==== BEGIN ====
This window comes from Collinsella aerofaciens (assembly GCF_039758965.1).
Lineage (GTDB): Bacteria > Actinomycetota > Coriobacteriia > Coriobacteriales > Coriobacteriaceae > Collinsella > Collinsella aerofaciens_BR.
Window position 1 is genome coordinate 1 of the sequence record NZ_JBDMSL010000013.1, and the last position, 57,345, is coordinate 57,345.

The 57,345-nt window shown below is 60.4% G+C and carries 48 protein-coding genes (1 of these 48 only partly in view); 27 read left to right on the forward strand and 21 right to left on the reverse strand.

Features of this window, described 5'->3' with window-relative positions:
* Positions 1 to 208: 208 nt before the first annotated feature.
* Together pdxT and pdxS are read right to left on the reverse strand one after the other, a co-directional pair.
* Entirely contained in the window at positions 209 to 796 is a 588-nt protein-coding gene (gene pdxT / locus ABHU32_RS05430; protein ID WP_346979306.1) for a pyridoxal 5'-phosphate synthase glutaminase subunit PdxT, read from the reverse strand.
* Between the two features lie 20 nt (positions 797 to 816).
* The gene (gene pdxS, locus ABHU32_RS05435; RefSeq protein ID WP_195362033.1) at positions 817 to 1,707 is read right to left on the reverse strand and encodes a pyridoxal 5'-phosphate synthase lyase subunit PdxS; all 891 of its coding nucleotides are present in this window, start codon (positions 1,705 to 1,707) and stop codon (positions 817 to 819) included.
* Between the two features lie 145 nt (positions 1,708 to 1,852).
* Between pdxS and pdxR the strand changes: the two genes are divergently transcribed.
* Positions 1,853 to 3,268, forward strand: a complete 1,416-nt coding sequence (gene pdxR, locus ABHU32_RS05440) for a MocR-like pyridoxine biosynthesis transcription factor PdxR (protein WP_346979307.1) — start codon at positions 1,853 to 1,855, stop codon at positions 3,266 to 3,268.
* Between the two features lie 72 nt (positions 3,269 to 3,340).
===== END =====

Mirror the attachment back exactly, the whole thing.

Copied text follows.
This window comes from Collinsella aerofaciens (assembly GCF_039758965.1).
Lineage (GTDB): Bacteria > Actinomycetota > Coriobacteriia > Coriobacteriales > Coriobacteriaceae > Collinsella > Collinsella aerofaciens_BR.
Window position 1 is genome coordinate 1 of the sequence record NZ_JBDMSL010000013.1, and the last position, 57,345, is coordinate 57,345.

The 57,345-nt window shown below is 60.4% G+C and carries 48 protein-coding genes (1 of these 48 only partly in view); 27 read left to right on the forward strand and 21 right to left on the reverse strand.

Features of this window, described 5'->3' with window-relative positions:
* Positions 1 to 208: 208 nt before the first annotated feature.
* Together pdxT and pdxS are read right to left on the reverse strand one after the other, a co-directional pair.
* Entirely contained in the window at positions 209 to 796 is a 588-nt protein-coding gene (gene pdxT / locus ABHU32_RS05430; protein ID WP_346979306.1) for a pyridoxal 5'-phosphate synthase glutaminase subunit PdxT, read from the reverse strand.
* Between the two features lie 20 nt (positions 797 to 816).
* The gene (gene pdxS, locus ABHU32_RS05435; RefSeq protein ID WP_195362033.1) at positions 817 to 1,707 is read right to left on the reverse strand and encodes a pyridoxal 5'-phosphate synthase lyase subunit PdxS; all 891 of its coding nucleotides are present in this window, start codon (positions 1,705 to 1,707) and stop codon (positions 817 to 819) included.
* Between the two features lie 145 nt (positions 1,708 to 1,852).
* Between pdxS and pdxR the strand changes: the two genes are divergently transcribed.
* Positions 1,853 to 3,268, forward strand: a complete 1,416-nt coding sequence (gene pdxR, locus ABHU32_RS05440) for a MocR-like pyridoxine biosynthesis transcription factor PdxR (protein WP_346979307.1) — start codon at positions 1,853 to 1,855, stop codon at positions 3,266 to 3,268.
* Between the two features lie 72 nt (positions 3,269 to 3,340).